is something he's always wanted to do. He'll 'get a nice girl
friend' to accompany him. And he'll 'have time to read the newspapers'.
We see ourselves as distinct, self-creating and
self-motivating social units, psychologically co-terminous with our
skins. We believe that, unlike every other entity in nature, we control
and take responsibility for ourselves, that we live out our lives through
a series of decisions which we take in accordance with our feelings
and our purposes. We have unquestioning faith in our rationality, believing
that we are able to direct and if necessary change the course of our
lives according to perceived necessities. We do, it is true, acknowledge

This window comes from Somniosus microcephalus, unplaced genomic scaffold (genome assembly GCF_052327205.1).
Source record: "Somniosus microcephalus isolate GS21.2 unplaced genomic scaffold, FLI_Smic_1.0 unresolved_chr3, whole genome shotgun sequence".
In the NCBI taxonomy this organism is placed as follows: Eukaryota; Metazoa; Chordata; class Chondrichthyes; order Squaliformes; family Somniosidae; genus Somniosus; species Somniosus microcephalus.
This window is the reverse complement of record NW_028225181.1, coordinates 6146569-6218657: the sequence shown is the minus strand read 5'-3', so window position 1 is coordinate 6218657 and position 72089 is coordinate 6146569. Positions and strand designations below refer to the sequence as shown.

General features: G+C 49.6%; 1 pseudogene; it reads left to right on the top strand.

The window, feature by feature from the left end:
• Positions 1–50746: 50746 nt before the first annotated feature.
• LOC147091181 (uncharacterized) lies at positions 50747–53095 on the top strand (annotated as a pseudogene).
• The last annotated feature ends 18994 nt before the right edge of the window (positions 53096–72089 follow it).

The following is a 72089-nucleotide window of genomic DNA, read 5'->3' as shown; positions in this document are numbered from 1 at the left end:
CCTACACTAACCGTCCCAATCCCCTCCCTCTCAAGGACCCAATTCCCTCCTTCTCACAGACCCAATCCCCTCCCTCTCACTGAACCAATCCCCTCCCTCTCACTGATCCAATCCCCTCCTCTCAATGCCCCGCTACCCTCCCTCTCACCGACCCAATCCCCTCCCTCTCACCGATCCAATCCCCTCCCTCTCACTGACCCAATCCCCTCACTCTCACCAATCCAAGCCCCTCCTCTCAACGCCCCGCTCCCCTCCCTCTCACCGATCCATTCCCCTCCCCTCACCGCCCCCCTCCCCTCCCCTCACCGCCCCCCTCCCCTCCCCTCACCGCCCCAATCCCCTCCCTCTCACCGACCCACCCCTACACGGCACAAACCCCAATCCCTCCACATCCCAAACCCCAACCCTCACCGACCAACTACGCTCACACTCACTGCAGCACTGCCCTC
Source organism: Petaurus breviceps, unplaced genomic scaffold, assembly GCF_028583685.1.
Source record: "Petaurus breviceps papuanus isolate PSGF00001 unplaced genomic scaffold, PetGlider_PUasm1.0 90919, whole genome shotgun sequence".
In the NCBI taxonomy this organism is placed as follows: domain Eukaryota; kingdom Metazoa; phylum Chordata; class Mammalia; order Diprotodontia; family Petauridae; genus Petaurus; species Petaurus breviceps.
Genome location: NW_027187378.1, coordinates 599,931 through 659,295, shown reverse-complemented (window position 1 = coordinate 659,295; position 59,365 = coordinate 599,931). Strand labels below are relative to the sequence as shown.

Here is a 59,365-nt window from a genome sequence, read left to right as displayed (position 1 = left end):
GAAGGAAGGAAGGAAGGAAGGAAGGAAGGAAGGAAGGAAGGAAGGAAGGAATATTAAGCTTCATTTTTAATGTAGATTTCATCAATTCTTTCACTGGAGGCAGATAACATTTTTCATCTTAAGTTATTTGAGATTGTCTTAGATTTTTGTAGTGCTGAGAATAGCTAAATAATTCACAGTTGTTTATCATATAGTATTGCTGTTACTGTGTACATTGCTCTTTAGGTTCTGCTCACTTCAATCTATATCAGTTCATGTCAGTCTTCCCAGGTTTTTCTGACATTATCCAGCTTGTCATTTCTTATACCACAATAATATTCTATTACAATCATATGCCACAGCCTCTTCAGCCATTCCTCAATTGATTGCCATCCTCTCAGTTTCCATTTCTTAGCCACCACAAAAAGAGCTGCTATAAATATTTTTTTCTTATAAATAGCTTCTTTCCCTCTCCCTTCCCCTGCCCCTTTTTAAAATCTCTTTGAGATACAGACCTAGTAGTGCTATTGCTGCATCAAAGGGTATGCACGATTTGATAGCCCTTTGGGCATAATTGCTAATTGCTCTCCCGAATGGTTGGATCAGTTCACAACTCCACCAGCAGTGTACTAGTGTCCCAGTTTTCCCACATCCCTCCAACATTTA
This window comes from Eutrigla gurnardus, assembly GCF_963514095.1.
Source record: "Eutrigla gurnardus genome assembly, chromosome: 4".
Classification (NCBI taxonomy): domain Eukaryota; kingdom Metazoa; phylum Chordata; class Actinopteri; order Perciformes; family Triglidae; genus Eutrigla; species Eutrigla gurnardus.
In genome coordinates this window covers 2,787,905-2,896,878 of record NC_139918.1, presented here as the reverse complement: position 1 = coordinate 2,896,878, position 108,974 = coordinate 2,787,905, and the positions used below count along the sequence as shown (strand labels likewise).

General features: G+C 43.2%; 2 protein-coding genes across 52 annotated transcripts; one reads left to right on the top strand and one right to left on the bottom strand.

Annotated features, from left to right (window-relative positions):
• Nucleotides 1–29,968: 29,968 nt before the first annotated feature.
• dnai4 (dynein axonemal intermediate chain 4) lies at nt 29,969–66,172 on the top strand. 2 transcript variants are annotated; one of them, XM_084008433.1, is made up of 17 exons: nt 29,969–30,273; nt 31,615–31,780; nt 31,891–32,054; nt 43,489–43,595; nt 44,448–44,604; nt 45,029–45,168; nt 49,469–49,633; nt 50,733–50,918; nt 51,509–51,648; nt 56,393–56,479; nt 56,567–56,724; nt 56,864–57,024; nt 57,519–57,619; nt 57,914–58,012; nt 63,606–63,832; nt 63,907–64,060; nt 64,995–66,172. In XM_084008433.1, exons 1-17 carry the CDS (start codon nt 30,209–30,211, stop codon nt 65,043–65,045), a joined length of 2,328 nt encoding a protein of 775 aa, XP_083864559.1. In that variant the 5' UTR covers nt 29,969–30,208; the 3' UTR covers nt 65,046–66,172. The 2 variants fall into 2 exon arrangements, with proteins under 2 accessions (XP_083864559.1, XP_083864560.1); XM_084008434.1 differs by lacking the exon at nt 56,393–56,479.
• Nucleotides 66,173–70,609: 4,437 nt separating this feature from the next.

the possibility of unconscious motives, but these are again
seen as personal to ourselves and in principle alterable once their
nature has been brought to the attention of our conscious will. We
believe that happiness is obtained through personal development and
consumption. We are even losing the courage to die.
A new Copernican switch
Our only hope is to de-centre ourselves,
to see that we are not islands and that our existence does indeed
make sense only as part of the main2. We are
social creatures who have come to mistake our nature as isolated individuals.
Consequently, we do not understand how our social world has come into
being nor how we operate within it: we stumble around blindfolded,
full of envy, rage and pain.
We are not who we take ourselves to be: not, individually,
the architects of our personal destiny, not responsible for all we
do and think. We are truly not, even, extinguished by a personal death;
the Texan billionaire does not in fact have to steal the existence